British Medal Winner Armitstead Attacks Sexism in Cycling Pay

Cyclist Lizzie Armitstead wasn’t entirely happy after becoming Britain’s first medal winner at the London Olympics, using her success to push for women riders to get more pay and recognition.

Armitstead, 23, finished just behind gold-medalist Marianne Vos of the Netherlands in yesterday’s 87-mile women’s road race to take the silver. Russia’s Olga Zabelinskaya was third. Britain’s pre-race favorite Mark Cavendish had failed to win the men’s event a day earlier.

Armitstead said there was sexism in the sport and cycling’s ruling body should require sponsors like British Sky Broadcasting Plc -- which employs Cavendish on Team Sky -- to bankroll an equivalent women’s squad. Cavendish’s teammate Bradley Wiggins became the first Briton to win the Tour de France on July 22.

“We could get a lot more help from the top,” Armitstead told a post-race news conference.

Armitstead said she had considered asking Pat McQuaid, the president of the ruling body Union Cycliste Internationale, to “sit down and have a chat” about the matter when he handed her the silver medal yesterday.

UCI spokesman Enrico Carpani said his organization is doing “everything we can” to raise the profile of women’s cycling and has boosted the profile of a women’s World Cup.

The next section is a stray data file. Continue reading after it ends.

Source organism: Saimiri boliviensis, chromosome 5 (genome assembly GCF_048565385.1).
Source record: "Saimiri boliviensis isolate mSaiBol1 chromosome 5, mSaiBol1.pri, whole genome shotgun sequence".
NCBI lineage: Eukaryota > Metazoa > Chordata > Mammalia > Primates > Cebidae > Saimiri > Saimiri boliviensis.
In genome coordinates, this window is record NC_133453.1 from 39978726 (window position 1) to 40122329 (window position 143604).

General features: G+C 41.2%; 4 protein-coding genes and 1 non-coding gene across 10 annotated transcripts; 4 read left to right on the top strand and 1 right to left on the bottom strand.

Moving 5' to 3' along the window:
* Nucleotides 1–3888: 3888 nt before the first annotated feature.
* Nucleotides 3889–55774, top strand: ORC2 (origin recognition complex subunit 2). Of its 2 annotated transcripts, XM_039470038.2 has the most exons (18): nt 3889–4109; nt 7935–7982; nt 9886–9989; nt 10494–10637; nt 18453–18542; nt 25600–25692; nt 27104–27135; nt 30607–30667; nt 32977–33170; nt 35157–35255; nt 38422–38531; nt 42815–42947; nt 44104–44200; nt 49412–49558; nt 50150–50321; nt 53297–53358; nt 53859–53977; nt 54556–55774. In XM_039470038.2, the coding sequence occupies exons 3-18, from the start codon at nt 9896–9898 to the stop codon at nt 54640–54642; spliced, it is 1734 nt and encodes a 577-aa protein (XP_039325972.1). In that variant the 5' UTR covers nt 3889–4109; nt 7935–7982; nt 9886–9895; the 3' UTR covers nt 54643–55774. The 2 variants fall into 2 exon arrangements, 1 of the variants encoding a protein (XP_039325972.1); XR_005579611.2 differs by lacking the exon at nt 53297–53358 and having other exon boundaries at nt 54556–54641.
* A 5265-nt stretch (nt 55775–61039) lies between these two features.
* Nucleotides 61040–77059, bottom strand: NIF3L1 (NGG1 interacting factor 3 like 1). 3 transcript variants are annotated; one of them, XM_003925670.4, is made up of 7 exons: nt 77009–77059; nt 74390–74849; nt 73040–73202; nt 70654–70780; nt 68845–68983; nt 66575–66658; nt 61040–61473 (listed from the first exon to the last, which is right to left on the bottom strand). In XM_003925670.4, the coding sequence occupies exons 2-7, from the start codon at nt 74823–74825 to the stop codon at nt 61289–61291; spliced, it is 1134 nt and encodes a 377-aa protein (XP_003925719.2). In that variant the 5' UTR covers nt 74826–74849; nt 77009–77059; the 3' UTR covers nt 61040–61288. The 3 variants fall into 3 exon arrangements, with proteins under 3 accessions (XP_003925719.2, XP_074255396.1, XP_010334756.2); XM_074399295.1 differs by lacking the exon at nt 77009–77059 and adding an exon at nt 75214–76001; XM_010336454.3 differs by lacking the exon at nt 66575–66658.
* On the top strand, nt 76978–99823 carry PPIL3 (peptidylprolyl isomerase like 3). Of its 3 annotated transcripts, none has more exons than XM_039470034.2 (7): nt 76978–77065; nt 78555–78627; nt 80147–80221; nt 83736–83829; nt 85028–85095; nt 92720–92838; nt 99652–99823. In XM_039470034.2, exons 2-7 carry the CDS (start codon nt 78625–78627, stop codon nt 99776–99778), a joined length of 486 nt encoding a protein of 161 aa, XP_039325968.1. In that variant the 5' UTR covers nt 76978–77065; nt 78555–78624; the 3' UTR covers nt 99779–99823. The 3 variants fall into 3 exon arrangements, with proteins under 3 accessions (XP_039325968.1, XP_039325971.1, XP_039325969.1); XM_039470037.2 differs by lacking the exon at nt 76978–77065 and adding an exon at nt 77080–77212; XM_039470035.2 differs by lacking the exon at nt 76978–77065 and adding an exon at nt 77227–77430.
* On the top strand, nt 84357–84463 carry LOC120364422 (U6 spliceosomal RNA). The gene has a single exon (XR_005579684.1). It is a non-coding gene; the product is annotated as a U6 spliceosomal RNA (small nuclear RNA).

“What we can’t do is to impose on a sponsor to do something,” Carpani said by telephone. “You can’t force a private company to do something.”

Sprint Finish

Armitstead formed a breakaway with Vos and Zabelinskaya with about 30 miles left in driving rain, losing out to the 25-year-old Dutch rider in a sprint at the end.

Shelley Olds of the U.S. suffered a puncture while with the three riders about 10 miles from the end, ending her chances of a medal. She finished 27 seconds behind Vos in seventh place.

Armitstead, who rides for the Moordrecht, Netherlands-based team AA, said that Team Sky is “perhaps missing an opportunity” by not having a female team as British women prosper in cycling.

A Team Sky official said he couldn’t immediately provide a comment.

“It’s the world we live in,” Armitstead said.

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